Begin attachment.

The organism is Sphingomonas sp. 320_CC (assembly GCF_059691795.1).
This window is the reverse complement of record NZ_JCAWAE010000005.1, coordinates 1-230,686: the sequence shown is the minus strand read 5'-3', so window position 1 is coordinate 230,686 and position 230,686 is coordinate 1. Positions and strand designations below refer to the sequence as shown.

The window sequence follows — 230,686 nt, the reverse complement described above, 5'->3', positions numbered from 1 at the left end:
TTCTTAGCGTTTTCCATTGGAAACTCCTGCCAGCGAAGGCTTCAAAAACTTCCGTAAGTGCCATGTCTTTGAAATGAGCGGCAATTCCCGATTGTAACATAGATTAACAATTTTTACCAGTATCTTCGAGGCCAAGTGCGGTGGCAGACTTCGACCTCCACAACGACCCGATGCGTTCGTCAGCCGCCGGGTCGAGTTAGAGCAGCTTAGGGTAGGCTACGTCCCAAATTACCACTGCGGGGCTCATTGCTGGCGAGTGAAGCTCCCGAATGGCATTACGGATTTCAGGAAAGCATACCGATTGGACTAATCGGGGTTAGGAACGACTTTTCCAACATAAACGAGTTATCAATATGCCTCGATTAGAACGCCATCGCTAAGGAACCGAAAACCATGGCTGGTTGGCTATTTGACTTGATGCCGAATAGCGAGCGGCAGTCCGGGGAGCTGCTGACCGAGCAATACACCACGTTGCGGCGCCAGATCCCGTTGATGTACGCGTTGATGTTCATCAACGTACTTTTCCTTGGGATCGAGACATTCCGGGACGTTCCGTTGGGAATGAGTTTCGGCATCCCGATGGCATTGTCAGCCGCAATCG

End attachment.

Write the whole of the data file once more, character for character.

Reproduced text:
The organism is Sphingomonas sp. 320_CC (assembly GCF_059691795.1).
This window is the reverse complement of record NZ_JCAWAE010000005.1, coordinates 1-230,686: the sequence shown is the minus strand read 5'-3', so window position 1 is coordinate 230,686 and position 230,686 is coordinate 1. Positions and strand designations below refer to the sequence as shown.

The window sequence follows — 230,686 nt, the reverse complement described above, 5'->3', positions numbered from 1 at the left end:
TTCTTAGCGTTTTCCATTGGAAACTCCTGCCAGCGAAGGCTTCAAAAACTTCCGTAAGTGCCATGTCTTTGAAATGAGCGGCAATTCCCGATTGTAACATAGATTAACAATTTTTACCAGTATCTTCGAGGCCAAGTGCGGTGGCAGACTTCGACCTCCACAACGACCCGATGCGTTCGTCAGCCGCCGGGTCGAGTTAGAGCAGCTTAGGGTAGGCTACGTCCCAAATTACCACTGCGGGGCTCATTGCTGGCGAGTGAAGCTCCCGAATGGCATTACGGATTTCAGGAAAGCATACCGATTGGACTAATCGGGGTTAGGAACGACTTTTCCAACATAAACGAGTTATCAATATGCCTCGATTAGAACGCCATCGCTAAGGAACCGAAAACCATGGCTGGTTGGCTATTTGACTTGATGCCGAATAGCGAGCGGCAGTCCGGGGAGCTGCTGACCGAGCAATACACCACGTTGCGGCGCCAGATCCCGTTGATGTACGCGTTGATGTTCATCAACGTACTTTTCCTTGGGATCGAGACATTCCGGGACGTTCCGTTGGGAATGAGTTTCGGCATCCCGATGGCATTGTCAGCCGCAATCG